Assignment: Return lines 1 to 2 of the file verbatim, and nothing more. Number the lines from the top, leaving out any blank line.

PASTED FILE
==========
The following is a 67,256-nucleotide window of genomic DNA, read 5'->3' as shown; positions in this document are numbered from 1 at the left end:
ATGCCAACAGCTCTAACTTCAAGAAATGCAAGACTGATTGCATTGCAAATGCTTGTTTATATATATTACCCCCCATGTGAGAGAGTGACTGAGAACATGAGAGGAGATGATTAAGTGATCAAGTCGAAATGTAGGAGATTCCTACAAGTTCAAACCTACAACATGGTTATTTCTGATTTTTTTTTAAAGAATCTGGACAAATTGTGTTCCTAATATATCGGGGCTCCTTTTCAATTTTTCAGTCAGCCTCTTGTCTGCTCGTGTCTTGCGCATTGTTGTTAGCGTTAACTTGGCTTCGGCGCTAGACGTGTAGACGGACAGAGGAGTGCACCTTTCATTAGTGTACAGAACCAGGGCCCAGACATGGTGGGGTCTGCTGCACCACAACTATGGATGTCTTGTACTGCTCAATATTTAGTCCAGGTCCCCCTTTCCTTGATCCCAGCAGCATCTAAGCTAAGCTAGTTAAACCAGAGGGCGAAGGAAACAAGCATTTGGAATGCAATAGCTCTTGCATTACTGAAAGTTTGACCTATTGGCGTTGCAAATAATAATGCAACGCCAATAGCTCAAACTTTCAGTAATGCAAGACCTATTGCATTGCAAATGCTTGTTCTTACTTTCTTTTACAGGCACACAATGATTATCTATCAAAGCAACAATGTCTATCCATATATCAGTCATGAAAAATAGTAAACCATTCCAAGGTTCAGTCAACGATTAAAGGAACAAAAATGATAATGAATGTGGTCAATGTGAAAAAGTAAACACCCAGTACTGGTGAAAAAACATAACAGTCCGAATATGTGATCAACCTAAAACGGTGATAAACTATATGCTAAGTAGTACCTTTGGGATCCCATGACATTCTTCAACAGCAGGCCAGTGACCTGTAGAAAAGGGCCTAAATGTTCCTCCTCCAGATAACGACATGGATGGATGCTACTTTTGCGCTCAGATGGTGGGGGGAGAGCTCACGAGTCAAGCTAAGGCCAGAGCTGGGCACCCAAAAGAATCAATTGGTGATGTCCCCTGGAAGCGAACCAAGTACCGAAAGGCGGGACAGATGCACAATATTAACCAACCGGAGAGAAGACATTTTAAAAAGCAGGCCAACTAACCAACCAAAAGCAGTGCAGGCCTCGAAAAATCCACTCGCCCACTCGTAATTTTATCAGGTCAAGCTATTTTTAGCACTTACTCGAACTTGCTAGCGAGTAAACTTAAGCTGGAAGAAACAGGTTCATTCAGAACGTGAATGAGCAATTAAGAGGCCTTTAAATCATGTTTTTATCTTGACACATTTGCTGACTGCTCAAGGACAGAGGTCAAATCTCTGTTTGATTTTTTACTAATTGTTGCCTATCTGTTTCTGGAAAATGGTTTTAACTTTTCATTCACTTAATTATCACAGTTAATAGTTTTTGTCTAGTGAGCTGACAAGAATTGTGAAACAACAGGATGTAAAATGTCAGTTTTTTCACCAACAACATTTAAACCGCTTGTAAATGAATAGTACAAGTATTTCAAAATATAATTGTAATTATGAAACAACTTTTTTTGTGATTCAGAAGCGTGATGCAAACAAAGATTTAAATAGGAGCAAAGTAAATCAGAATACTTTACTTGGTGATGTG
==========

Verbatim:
The following is a 67,256-nucleotide window of genomic DNA, read 5'->3' as shown; positions in this document are numbered from 1 at the left end:
ATGCCAACAGCTCTAACTTCAAGAAATGCAAGACTGATTGCATTGCAAATGCTTGTTTATATATATTACCCCCCATGTGAGAGAGTGACTGAGAACATGAGAGGAGATGATTAAGTGATCAAGTCGAAATGTAGGAGATTCCTACAAGTTCAAACCTACAACATGGTTATTTCTGATTTTTTTTTAAAGAATCTGGACAAATTGTGTTCCTAATATATCGGGGCTCCTTTTCAATTTTTCAGTCAGCCTCTTGTCTGCTCGTGTCTTGCGCATTGTTGTTAGCGTTAACTTGGCTTCGGCGCTAGACGTGTAGACGGACAGAGGAGTGCACCTTTCATTAGTGTACAGAACCAGGGCCCAGACATGGTGGGGTCTGCTGCACCACAACTATGGATGTCTTGTACTGCTCAATATTTAGTCCAGGTCCCCCTTTCCTTGATCCCAGCAGCATCTAAGCTAAGCTAGTTAAACCAGAGGGCGAAGGAAACAAGCATTTGGAATGCAATAGCTCTTGCATTACTGAAAGTTTGACCTATTGGCGTTGCAAATAATAATGCAACGCCAATAGCTCAAACTTTCAGTAATGCAAGACCTATTGCATTGCAAATGCTTGTTCTTACTTTCTTTTACAGGCACACAATGATTATCTATCAAAGCAACAATGTCTATCCATATATCAGTCATGAAAAATAGTAAACCATTCCAAGGTTCAGTCAACGATTAAAGGAACAAAAATGATAATGAATGTGGTCAATGTGAAAAAGTAAACACCCAGTACTGGTGAAAAAACATAACAGTCCGAATATGTGATCAACCTAAAACGGTGATAAACTATATGCTAAGTAGTACCTTTGGGATCCCATGACATTCTTCAACAGCAGGCCAGTGACCTGTAGAAAAGGGCCTAAATGTTCCTCCTCCAGATAACGACATGGATGGATGCTACTTTTGCGCTCAGATGGTGGGGGGAGAGCTCACGAGTCAAGCTAAGGCCAGAGCTGGGCACCCAAAAGAATCAATTGGTGATGTCCCCTGGAAGCGAACCAAGTACCGAAAGGCGGGACAGATGCACAATATTAACCAACCGGAGAGAAGACATTTTAAAAAGCAGGCCAACTAACCAACCAAAAGCAGTGCAGGCCTCGAAAAATCCACTCGCCCACTCGTAATTTTATCAGGTCAAGCTATTTTTAGCACTTACTCGAACTTGCTAGCGAGTAAACTTAAGCTGGAAGAAACAGGTTCATTCAGAACGTGAATGAGCAATTAAGAGGCCTTTAAATCATGTTTTTATCTTGACACATTTGCTGACTGCTCAAGGACAGAGGTCAAATCTCTGTTTGATTTTTTACTAATTGTTGCCTATCTGTTTCTGGAAAATGGTTTTAACTTTTCATTCACTTAATTATCACAGTTAATAGTTTTTGTCTAGTGAGCTGACAAGAATTGTGAAACAACAGGATGTAAAATGTCAGTTTTTTCACCAACAACATTTAAACCGCTTGTAAATGAATAGTACAAGTATTTCAAAATATAATTGTAATTATGAAACAACTTTTTTTGTGATTCAGAAGCGTGATGCAAACAAAGATTTAAATAGGAGCAAAGTAAATCAGAATACTTTACTTGGTGATGTG